Silicon Sky: How One Small Start-Up Went over the Top to Beat the Big Boys into Satellite Heaven

By Gary Dorsey | Go to book overview

CHAPTER EIGHTEEN
March 1995
Flounder, Arnold, & Vlad

Sixty years ago Burton Mesa was a quiet, lonely, strangely beautiful plateau at the edge of the Pacific Ocean, a dry, windswept stretch of Santa Barbara County between the famous flower fields of Lompoc and Santa Maria townships. For a long time the mesa served as a place for cattle and sheep to graze over sparse vegetation. The most notable activity occurred at night, when great, quick-moving fogs rolled across the flat land and sponged their way into the hills.

In 1957, as home of the U.S. Strategic Air Command, the mesa became a training field for military exercises, a bed for missile launchers, fuel storage tanks, power houses, blast-proof control blockhouses, radio guidance stations, high bays, 20-ton cranes, liquid oxygen—generating plants, and telemetering stations. As birthplace of the American's first ICBM, the mesa's flat shale landscape was overtaken by 135-foot-tall gantries that looked like oil derricks and rockets capable of hurling nuclear warheads 5,000 miles across the ocean, all standing visible in preparation for war.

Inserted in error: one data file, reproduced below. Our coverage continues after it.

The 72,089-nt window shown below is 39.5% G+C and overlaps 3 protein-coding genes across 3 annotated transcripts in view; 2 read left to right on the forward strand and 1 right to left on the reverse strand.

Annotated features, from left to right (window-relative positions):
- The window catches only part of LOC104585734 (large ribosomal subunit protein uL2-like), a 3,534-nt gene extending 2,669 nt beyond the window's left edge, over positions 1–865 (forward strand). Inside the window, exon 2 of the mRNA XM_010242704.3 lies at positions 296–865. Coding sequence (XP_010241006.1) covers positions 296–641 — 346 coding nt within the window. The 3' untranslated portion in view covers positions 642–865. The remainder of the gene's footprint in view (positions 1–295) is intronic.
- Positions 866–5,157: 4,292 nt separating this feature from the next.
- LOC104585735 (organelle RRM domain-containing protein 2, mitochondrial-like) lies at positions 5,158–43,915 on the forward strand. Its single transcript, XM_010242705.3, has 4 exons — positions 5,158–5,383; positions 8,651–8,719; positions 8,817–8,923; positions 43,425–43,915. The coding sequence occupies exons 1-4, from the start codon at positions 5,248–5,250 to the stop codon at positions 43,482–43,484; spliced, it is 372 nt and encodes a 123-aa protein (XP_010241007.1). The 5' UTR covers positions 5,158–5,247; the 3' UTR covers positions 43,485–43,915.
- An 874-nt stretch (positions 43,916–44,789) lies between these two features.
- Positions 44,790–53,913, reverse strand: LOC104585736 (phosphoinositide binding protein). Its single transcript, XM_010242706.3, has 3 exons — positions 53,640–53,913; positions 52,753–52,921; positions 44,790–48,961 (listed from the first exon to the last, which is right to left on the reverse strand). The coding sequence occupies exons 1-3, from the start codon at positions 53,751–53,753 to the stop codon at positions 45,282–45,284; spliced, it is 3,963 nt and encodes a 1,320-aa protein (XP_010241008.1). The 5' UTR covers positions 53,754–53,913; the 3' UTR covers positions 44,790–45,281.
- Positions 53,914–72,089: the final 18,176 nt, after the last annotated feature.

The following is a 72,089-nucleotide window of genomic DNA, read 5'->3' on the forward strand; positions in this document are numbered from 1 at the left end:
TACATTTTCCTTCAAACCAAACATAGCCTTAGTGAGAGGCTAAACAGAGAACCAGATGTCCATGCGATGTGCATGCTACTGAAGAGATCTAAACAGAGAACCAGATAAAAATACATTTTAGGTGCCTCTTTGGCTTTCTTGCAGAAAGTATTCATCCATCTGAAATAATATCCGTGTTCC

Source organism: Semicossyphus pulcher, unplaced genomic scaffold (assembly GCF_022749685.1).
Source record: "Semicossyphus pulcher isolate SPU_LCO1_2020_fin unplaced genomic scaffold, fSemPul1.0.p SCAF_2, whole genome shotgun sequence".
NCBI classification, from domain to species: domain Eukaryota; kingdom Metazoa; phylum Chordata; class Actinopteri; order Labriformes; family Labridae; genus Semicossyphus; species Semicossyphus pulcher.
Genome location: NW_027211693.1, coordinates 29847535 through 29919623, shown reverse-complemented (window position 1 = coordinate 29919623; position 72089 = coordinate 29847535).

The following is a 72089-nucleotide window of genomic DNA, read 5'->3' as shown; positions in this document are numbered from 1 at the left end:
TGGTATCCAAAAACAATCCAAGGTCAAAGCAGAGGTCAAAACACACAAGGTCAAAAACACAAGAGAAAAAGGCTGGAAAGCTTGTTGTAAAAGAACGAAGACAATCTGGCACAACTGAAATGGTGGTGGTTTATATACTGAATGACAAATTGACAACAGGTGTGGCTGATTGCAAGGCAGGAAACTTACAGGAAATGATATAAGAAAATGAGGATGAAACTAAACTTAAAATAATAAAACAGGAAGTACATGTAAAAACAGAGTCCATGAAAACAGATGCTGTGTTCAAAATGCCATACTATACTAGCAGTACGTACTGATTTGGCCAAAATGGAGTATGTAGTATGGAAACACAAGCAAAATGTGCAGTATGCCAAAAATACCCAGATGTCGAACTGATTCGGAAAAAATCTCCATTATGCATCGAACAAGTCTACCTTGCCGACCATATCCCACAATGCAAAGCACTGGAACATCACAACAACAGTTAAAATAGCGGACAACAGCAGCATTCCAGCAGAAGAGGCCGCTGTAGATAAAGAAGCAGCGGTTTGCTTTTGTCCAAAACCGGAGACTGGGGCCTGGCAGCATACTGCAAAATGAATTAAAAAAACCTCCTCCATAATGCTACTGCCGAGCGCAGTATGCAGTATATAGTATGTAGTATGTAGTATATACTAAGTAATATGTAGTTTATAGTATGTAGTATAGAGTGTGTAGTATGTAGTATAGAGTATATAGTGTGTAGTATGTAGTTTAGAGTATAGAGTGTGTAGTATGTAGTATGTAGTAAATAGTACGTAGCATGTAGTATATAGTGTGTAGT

In 1961, then known as the home of Vandenberg Air Force Base, more than 18,000 people lived on Burton Mesa, including employees from several of the nation's primary rocket manufacturers, such as Douglas, Martin, and Boeing. They were joined by a stream of technical and support personnel from the navy and air force, and their families. Boy Scout troops sprang up, as well as women's clubs, Little Leagues, schools, and churches, making the base and the little towns of Lompoc and Santa Maria centers of domestic activity, as lively and all-American as any place in the country.

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